Cancun is cracking down hard on gang activity and violence, deploying police to beach areas to increase safety levels and guarantee American tourists have a positive experience. Any big city will, at some point, experience crime, and no travel is risk-free. That said, Mexico is still having none of it, with authorities promising to keep tourist zones risk-free with the help of law enforcers.
Finally, Mexico Is Now Treating Covid As Endemic
Mexico has been a trailblazer during Covid in keeping its borders open and promoting tourism regardless of new variants or lockdowns in other nations. Therefore, it comes as no surprise the Government has decided to scrap its Covid Warning System, allowing the country to fully reinstate pre-pandemic normality and treat the virus as endemic.
Mexico never required vaccination passports or testing for entry, but this means masks are no longer necessary in any setting, and Covid has officially ceased being a prime concern. For restriction-wary travelers, Mexico has been, and continues to be, the go-to place for sunny vacations. Here, Americans can truly enjoy their time in the sun… Stress-free and with no masks.
For all the latest news on Mexico, including travel tips to Cancun and new flight routes to the Mexican Caribbean opening this summer, please visit this link.
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This article originally appeared on TravelOffPath.com
Wednesday 1st of June 2022
I like to speak wonders of Mexico but any of CDMX airports it is not one of the things to talk about( at least possitively)- DON´T LIE TO YOUR AUDIENCE- no one like´s being lied to.
What a bunch of lies, AIFA sucks and to this day is barely taking any international flights. it is currently serving only 9 flights a day and only 2-3 airlines
The air traffic is messed up as there was no previous study of the airways. it was just a tantrum of the government officials in order to burry the Great airport project in Texcoco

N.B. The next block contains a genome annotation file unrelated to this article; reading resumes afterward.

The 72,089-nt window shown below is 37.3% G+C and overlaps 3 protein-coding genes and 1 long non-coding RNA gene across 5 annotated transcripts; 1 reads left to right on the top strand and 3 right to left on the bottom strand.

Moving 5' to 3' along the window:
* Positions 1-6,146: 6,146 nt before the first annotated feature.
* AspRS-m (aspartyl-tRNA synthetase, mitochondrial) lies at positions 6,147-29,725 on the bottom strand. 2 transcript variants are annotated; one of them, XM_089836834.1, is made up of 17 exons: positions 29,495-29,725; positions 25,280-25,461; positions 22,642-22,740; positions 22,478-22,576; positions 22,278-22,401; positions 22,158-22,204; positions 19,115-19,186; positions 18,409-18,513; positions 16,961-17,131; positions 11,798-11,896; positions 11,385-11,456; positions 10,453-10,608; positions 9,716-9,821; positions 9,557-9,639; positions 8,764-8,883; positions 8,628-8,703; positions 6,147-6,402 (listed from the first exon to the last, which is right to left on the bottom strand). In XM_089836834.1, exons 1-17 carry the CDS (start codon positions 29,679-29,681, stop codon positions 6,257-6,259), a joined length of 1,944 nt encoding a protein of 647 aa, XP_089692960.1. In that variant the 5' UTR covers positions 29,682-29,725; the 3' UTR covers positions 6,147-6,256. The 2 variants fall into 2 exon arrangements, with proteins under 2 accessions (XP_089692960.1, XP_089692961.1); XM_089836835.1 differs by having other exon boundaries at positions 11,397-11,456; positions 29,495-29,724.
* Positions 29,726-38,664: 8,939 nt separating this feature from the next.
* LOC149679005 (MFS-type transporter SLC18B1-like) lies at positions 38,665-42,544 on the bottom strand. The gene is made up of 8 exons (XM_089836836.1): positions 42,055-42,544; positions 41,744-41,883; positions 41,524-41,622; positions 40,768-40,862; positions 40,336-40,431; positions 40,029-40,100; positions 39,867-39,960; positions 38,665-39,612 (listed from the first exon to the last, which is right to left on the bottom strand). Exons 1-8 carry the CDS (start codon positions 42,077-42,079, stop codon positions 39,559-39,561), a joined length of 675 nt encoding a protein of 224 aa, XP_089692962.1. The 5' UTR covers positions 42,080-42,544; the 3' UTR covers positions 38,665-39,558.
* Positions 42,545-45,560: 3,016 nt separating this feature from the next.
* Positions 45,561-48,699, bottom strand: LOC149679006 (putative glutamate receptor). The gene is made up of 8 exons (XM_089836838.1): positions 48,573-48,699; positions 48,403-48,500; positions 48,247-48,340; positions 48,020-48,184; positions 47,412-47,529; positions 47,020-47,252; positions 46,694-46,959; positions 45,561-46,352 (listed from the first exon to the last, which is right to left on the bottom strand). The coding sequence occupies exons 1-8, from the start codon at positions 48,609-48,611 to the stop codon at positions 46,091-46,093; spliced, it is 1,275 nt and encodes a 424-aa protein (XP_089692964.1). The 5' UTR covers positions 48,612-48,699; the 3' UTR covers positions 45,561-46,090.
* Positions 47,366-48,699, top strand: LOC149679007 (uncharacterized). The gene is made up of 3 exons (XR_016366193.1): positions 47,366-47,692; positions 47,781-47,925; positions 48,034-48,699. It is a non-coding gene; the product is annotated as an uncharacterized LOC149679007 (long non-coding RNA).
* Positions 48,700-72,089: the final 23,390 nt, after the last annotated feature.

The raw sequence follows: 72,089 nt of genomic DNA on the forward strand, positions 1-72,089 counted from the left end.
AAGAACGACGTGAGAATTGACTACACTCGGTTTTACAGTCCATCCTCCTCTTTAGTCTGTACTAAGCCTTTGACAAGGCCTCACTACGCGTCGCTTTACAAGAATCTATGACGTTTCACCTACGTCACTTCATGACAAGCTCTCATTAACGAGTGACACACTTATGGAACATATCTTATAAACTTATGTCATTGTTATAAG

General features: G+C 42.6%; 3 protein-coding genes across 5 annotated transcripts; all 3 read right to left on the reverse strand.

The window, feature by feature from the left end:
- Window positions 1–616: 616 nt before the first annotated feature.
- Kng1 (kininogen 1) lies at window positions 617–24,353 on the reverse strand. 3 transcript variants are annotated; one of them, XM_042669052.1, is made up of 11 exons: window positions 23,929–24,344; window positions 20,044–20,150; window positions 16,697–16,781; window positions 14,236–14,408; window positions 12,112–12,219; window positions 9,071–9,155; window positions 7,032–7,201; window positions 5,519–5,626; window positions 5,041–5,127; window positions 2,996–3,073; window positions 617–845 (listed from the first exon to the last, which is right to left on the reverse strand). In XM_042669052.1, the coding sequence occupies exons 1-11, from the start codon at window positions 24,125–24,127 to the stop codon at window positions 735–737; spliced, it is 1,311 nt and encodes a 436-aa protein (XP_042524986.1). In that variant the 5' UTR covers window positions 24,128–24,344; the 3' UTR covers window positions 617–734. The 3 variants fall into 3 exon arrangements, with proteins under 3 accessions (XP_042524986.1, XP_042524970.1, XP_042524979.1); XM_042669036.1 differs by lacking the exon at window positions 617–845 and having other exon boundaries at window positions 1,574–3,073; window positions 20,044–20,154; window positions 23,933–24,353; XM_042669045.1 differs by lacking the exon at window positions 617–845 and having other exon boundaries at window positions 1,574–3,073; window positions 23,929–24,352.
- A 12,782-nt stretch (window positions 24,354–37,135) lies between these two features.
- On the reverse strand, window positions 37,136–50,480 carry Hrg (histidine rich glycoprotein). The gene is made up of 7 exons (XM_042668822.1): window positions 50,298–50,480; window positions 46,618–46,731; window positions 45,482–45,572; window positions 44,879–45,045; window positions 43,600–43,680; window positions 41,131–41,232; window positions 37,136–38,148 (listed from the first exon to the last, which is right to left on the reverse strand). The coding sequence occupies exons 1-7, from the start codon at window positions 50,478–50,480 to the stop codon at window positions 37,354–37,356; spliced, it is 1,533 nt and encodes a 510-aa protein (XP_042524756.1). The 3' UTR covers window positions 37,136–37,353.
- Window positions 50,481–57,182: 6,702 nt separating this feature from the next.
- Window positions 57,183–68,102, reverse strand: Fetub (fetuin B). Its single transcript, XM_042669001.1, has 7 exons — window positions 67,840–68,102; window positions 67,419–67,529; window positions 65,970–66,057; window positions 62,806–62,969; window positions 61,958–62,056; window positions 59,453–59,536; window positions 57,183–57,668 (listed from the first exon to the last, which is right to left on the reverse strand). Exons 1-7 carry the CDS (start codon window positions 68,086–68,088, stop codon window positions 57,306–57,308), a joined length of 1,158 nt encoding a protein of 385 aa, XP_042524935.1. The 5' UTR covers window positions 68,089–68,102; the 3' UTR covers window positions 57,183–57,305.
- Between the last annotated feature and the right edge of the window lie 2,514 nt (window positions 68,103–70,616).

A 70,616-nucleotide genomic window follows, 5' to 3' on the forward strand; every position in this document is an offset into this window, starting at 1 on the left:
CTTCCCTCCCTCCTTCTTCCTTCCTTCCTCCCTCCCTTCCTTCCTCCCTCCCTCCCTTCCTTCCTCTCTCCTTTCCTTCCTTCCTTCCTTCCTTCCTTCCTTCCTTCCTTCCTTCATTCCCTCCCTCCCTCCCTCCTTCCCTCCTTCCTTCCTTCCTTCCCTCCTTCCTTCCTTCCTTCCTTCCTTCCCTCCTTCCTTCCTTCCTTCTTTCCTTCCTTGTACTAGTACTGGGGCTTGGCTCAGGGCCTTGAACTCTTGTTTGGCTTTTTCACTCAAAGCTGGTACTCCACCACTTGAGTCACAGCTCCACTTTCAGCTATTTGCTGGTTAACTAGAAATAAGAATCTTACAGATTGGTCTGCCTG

Whole New Airport- the biggest lie of them all - this is an old air force base- and it looks like a regional airport at best- not up to the biggest city in the country.
Wednesday 1st of June 2022
This was all great news to read. However, feet on the ground in Merida, Yucatan for 6 weeks, mask enforcement is both insane and stressful to this very day. A Walmart affiliated market had 4 Yucatan state police confront my boyfriend for not pulling his mask over his nose. An open air Six store in Centro refused to sell him a beer without a mask. In the heat of 42 degree sun, 95% of children and adults are masked up outside. This is our 5th Mexican state since Feb and the face coverings have been a real challenge. I honestly pray for the beautiful people of Mexico and will have some sense relief to be leaving soon.
Wednesday 1st of June 2022
Today in CDMX, one of the security folks working in a mall ran up to ask me to put on a face covering. Seems that many parts of Mexico are still stuck in 2020/2021. If I recall correctly, security folks were still doing temperature checks earlier this year prior to entering malls/restaurants/museums. Virtually everyone is wearing a face covering in buildings and I would guess 75+% are wearing one outside as well.